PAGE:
teachin' school

teaching tip 10. find a mentor, stat.

who?

choose a teacher who’s been at it for a few years but is not necessarily a “seasoned” teacher. you want someone who is still open to new ideas and theories but has some experience. the person you choose needs to be honest, connected to the school ecosystem, and reliable. and a good sense of humor doesn’t hurt.

why?

i didn’t have an official mentor in the beginning so i now know the importance of one. a mentor is someone that you can go to for support and guidance. he/she is not your boss. you have a principal for that. he/she will give you what you need to get through it. the first year is mostly about survival, finding out what you like, what you want to change next year. a mentor is someone you can bounce ideas off of and be honest with you.

when?

try the week before school starts to look around for a mentor when you are getting your room ready, doing inservice, and getting to know people. you may be assigned one if you are a first year teacher. this may or may not be the right person for you. if y’all aren’t connecting, talk to other people. don’t limit yourself to your own subject area. although they can’t give you as much time as a teacher, an associate/assistant principal can be really helpful too.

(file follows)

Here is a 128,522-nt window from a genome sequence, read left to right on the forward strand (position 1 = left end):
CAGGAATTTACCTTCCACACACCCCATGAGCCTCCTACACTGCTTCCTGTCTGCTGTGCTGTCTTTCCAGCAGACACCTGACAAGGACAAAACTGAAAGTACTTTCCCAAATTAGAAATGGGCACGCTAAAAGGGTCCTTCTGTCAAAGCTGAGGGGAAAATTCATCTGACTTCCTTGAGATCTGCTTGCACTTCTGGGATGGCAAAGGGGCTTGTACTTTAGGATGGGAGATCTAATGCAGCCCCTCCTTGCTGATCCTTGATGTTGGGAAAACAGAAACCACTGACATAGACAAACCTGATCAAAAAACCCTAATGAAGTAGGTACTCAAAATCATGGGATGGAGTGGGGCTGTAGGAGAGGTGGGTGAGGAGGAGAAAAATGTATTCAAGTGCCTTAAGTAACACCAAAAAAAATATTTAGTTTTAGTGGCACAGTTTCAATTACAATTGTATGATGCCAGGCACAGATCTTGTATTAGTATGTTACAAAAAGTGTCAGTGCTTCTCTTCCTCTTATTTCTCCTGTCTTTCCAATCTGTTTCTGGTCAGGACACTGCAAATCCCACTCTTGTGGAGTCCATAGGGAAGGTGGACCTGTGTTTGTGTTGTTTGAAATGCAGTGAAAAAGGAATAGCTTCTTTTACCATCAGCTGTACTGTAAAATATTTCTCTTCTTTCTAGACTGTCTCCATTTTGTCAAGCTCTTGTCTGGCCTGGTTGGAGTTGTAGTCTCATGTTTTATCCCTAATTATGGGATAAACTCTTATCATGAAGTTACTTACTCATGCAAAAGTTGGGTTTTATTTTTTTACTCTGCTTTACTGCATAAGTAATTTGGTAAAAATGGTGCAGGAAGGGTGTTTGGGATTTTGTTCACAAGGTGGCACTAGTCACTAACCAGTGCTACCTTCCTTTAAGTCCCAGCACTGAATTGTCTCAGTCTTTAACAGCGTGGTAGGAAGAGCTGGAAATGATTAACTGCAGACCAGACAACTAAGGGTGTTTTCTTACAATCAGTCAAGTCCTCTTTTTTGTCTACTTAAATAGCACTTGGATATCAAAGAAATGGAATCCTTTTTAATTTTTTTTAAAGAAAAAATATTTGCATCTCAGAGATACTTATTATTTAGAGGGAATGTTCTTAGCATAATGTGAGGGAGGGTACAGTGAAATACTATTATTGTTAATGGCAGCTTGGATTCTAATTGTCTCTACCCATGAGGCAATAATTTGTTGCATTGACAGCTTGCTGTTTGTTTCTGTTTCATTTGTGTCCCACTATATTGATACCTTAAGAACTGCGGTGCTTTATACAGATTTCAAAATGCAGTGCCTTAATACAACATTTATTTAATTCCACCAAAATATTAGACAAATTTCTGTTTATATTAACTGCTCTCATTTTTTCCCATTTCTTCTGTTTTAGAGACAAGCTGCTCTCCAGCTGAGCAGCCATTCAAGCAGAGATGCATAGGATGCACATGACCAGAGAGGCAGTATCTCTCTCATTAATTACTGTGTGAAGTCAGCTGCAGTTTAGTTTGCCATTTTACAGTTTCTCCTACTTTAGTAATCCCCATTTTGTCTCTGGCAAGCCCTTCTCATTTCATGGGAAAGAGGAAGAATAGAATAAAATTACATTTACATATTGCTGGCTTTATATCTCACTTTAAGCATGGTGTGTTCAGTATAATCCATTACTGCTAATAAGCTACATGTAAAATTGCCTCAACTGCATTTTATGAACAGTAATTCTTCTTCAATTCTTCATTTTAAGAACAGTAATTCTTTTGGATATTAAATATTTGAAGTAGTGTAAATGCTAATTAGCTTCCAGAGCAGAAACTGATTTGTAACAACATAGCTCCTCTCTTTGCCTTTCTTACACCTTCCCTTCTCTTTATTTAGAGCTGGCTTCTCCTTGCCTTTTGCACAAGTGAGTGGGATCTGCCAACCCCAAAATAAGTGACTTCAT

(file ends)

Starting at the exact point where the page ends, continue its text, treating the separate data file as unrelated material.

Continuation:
where?

talk to your principal and see if you are supposed to have a mentor assigned to you. then just start talking to people. hopefully, you’ll click with someone in the first couple of weeks. if not, go online. there are tons of blogs and groups of people to talk to now. it might be helpful to connect with your first year teacher friends from college too. they’ll have good stories and ideas to share with you.

how?

it doesn’t need to be a formal invitation. if you connect with someone, use them for support. and you can have more than one mentor! my first year, i went to a very knowledgable social studies teacher (my content area) for questions about curriculum or lesson ideas. but i went to an english teacher next door for inspiration, creativity, support, and laughter. she was an amazing teacher for me to talk to even though we didn’t teach the same subject.

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